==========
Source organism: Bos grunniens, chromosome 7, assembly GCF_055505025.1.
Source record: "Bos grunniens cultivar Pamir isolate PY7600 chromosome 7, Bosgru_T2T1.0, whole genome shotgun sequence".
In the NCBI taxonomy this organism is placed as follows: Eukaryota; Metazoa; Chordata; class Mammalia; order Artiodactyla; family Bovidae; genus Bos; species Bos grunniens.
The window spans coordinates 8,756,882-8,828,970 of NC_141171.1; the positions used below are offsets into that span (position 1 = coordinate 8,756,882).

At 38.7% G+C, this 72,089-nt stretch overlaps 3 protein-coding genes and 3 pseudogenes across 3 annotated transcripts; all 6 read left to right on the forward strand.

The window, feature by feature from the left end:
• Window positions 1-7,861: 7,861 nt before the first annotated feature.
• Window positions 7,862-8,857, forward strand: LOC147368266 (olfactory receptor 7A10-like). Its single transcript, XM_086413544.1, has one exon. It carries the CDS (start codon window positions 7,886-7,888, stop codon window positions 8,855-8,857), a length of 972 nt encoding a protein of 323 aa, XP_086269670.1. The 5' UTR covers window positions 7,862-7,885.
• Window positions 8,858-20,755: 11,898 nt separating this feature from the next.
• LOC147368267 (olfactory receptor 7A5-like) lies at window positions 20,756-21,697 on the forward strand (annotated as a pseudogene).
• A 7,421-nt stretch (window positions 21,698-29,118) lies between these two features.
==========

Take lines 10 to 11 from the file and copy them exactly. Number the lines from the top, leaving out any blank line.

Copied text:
• LOC147368267 (olfactory receptor 7A5-like) lies at window positions 20,756-21,697 on the forward strand (annotated as a pseudogene).
• A 7,421-nt stretch (window positions 21,698-29,118) lies between these two features.